Sci. Signal., 13 October 2009
Redox Signaling The Sensitive Side of ROS
Science Signaling, AAAS, Washington, DC 20005, USA
High concentrations of reactive oxygen species (ROS) can induce cellular damage and can be neutralized by antioxidant enzymes such as glutathione peroxidase 1 (Gpx1). However, low concentrations of ROS can participate in cellular signaling events. In addition to triggering the activation of the phosphatidylinosinol 3-kinase (PI3K) pathway and downstream effectors such as Akt, insulin also causes generation of the ROS H2O2, which reversibly oxidizes PTEN, the phosphatase that opposes PI3K signaling. Loh et al. investigated the role of low concentrations of ROS in insulin signaling. When treated with insulin, mouse embryonic fibroblasts from Gpx1–/– mice showed increased production of H2O2, Akt activation (as assessed by phosphorylation at Ser473), and oxidation of PTEN compared with those from wild-type mice; some of these effects were negated by the Gpx1 mimetic ebselen or the NADP(H) oxidase inhibitor DPI (diphenylene iodonium chloride). Compared with wild-type mice, Gpx1–/– mice showed greater insulin sensitivity on a high-fat diet (HFD), which was attributed to increased glucose uptake by muscle, but not other tissues such as white adipose tissue. Muscle from Gpx1–/– mice demonstrated Akt activation (as shown by increased phosphorylation of Akt and the Akt substrate AS160), and myotubes from Gpx1–/– mice showed increased H2O2 production, Akt activation, and PTEN oxidation, compared with those from wild-type mice. Administering the antioxidant N-acetylcysteine to Gpx1–/– mice before HFD reduced H2O2 production in muscle (but not in liver or plasma), Akt activation, and insulin sensitivity to that seen in wild-type mice. Insulin sensitivity and Akt signaling were enhanced in muscle from exercised Gpx1–/– mice compared with that from wild-type mice, but only after the mice were exercised in two periods, a finding that was attributed to a Gpx1-mediated decline in exercise-induced ROS in muscle of resting wild-type mice (an effect that would be expected to be absent in Gpx1–/– mice). Thus, low concentrations of ROS promote insulin sensitivity in muscle, and the authors propose that this effect is mediated by oxidation of PTEN by ROS produced by insulin, thereby promoting PI3K signaling.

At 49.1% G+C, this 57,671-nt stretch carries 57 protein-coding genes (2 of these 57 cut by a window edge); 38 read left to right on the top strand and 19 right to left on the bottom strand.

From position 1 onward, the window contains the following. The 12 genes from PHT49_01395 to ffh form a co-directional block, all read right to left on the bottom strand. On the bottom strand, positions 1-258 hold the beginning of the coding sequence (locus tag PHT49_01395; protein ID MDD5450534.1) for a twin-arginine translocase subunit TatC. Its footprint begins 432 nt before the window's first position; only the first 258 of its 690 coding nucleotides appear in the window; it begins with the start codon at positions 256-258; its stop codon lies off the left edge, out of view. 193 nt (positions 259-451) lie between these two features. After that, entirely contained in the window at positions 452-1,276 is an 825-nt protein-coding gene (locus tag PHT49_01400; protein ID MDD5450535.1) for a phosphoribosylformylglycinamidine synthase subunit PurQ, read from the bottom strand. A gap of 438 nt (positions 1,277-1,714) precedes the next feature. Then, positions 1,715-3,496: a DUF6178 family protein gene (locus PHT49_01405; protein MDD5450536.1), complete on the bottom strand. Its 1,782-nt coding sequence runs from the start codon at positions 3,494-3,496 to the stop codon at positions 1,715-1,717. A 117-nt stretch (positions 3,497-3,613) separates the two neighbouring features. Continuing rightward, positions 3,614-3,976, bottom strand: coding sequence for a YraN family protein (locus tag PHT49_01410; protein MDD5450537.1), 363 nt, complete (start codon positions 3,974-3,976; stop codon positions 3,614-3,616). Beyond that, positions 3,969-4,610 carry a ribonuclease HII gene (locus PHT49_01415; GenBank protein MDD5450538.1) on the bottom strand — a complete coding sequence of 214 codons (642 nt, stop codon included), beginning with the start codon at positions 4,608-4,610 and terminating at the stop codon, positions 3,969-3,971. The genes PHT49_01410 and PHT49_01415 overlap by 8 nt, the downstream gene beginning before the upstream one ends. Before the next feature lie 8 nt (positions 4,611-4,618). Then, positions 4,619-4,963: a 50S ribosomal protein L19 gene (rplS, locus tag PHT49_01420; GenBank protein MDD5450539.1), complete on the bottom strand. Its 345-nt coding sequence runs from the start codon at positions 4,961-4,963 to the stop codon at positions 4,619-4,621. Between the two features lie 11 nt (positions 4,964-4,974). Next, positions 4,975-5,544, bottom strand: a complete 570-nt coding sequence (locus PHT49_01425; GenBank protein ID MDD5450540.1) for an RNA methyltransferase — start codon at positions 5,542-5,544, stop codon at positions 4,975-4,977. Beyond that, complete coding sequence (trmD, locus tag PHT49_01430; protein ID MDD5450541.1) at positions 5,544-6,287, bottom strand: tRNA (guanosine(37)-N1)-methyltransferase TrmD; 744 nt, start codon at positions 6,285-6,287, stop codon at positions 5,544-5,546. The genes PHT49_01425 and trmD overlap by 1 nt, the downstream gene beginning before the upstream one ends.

K. Loh, H. Deng, A. Fukushima, X. Cai, B. Boivin, S. Galic, C. Bruce, B. J. Shields, B. Skiba, L. M. Ooms, N. Stepto, B. Wu, C. A. Mitchell, N. K. Tonks, M. J. Watt, M. A. Febbraio, P. J. Crack, S. Andrikopoulos, T. Tiganis, Reactive oxygen species enhance insulin sensitivity. Cell Metab. 10, 260–272 (2009). [PubMed]
Citation: W. Wong, The Sensitive Side of ROS. Sci. Signal. 2, ec334 (2009).
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